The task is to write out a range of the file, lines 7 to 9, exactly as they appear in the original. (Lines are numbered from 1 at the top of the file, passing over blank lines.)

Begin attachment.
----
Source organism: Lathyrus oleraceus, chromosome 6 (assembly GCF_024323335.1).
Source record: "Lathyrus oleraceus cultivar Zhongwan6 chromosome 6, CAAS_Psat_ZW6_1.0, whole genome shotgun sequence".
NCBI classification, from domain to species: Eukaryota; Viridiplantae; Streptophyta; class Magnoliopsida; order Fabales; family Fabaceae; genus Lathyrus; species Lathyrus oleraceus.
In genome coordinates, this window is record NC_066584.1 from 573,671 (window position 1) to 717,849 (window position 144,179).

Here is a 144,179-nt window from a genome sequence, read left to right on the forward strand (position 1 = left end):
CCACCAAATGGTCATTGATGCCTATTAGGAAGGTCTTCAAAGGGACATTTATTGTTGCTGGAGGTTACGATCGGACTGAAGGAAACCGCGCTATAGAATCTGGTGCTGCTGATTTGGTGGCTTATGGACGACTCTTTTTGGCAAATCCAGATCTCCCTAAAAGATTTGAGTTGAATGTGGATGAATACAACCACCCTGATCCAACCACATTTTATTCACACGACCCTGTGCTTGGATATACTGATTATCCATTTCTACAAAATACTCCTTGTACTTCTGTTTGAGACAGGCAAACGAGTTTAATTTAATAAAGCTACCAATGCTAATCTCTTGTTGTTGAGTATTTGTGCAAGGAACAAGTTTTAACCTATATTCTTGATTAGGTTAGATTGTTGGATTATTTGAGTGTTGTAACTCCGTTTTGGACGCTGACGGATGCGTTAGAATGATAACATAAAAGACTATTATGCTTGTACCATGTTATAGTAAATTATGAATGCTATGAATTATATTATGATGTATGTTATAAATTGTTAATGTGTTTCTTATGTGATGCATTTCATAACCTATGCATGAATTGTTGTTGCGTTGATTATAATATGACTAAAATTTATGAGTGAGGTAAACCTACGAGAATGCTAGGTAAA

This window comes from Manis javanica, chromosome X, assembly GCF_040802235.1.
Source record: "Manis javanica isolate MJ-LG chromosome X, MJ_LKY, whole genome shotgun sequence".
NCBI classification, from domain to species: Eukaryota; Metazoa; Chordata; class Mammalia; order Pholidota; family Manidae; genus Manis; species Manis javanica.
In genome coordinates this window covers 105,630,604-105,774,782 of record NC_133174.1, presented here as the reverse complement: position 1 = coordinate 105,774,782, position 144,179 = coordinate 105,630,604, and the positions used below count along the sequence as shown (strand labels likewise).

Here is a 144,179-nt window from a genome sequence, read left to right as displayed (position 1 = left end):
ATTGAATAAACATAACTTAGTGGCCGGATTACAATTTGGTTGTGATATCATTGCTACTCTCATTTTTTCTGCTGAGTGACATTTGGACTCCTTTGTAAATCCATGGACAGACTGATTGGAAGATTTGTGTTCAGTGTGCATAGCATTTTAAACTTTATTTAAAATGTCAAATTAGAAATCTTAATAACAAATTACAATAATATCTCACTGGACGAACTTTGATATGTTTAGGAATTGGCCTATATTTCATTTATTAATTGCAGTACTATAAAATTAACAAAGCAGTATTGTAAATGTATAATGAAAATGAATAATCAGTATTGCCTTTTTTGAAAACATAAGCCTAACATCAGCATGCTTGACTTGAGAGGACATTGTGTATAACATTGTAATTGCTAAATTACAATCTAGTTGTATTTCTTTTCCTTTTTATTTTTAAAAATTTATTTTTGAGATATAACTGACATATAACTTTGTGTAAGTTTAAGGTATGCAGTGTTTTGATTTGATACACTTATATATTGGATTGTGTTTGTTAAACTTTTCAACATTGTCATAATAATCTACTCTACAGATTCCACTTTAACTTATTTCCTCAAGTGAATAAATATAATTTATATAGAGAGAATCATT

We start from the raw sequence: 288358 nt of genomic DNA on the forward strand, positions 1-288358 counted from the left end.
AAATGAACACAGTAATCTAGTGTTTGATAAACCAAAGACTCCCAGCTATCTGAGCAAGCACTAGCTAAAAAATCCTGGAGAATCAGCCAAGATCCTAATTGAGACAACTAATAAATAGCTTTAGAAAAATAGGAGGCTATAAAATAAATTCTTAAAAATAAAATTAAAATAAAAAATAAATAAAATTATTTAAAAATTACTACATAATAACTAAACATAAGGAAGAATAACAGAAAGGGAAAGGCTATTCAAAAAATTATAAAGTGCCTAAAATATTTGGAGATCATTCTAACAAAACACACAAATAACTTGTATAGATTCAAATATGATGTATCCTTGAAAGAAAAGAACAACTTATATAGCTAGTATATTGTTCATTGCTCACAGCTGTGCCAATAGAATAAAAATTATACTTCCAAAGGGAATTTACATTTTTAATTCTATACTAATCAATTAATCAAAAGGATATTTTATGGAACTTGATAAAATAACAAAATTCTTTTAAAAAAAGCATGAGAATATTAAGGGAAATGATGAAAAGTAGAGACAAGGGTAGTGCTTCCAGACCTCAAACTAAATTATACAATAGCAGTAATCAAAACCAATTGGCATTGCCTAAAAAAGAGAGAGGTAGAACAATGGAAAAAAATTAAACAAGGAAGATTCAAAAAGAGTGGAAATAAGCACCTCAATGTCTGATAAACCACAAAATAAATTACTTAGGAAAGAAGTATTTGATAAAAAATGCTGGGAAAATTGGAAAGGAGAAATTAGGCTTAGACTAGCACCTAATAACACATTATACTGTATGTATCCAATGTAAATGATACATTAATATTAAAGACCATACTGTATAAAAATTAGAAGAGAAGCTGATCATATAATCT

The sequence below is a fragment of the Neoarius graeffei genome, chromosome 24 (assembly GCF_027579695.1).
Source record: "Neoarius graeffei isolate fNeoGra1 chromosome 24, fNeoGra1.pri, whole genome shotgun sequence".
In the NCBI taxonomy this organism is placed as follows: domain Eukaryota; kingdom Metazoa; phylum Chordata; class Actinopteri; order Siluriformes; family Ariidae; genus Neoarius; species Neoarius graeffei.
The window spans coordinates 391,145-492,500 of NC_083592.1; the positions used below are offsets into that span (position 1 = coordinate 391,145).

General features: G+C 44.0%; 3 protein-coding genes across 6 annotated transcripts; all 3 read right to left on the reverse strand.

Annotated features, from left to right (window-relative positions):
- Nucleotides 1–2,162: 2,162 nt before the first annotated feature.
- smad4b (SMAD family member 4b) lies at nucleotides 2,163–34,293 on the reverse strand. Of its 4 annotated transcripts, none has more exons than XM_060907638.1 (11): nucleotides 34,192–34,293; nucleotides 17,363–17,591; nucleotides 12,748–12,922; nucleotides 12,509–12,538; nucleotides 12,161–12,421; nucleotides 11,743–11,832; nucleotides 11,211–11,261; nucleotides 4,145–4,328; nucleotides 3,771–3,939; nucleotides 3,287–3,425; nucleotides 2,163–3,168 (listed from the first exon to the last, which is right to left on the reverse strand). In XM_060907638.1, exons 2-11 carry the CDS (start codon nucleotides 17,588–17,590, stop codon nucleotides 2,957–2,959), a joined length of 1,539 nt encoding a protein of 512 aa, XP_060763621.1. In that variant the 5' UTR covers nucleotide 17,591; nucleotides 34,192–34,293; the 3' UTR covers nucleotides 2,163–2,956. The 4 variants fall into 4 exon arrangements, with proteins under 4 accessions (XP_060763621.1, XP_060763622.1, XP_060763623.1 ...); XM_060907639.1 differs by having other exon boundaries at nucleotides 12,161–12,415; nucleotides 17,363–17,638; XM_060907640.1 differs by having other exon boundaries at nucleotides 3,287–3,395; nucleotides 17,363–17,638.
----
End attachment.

This window comes from Manis javanica, chromosome X, assembly GCF_040802235.1.
Source record: "Manis javanica isolate MJ-LG chromosome X, MJ_LKY, whole genome shotgun sequence".
NCBI classification, from domain to species: Eukaryota; Metazoa; Chordata; class Mammalia; order Pholidota; family Manidae; genus Manis; species Manis javanica.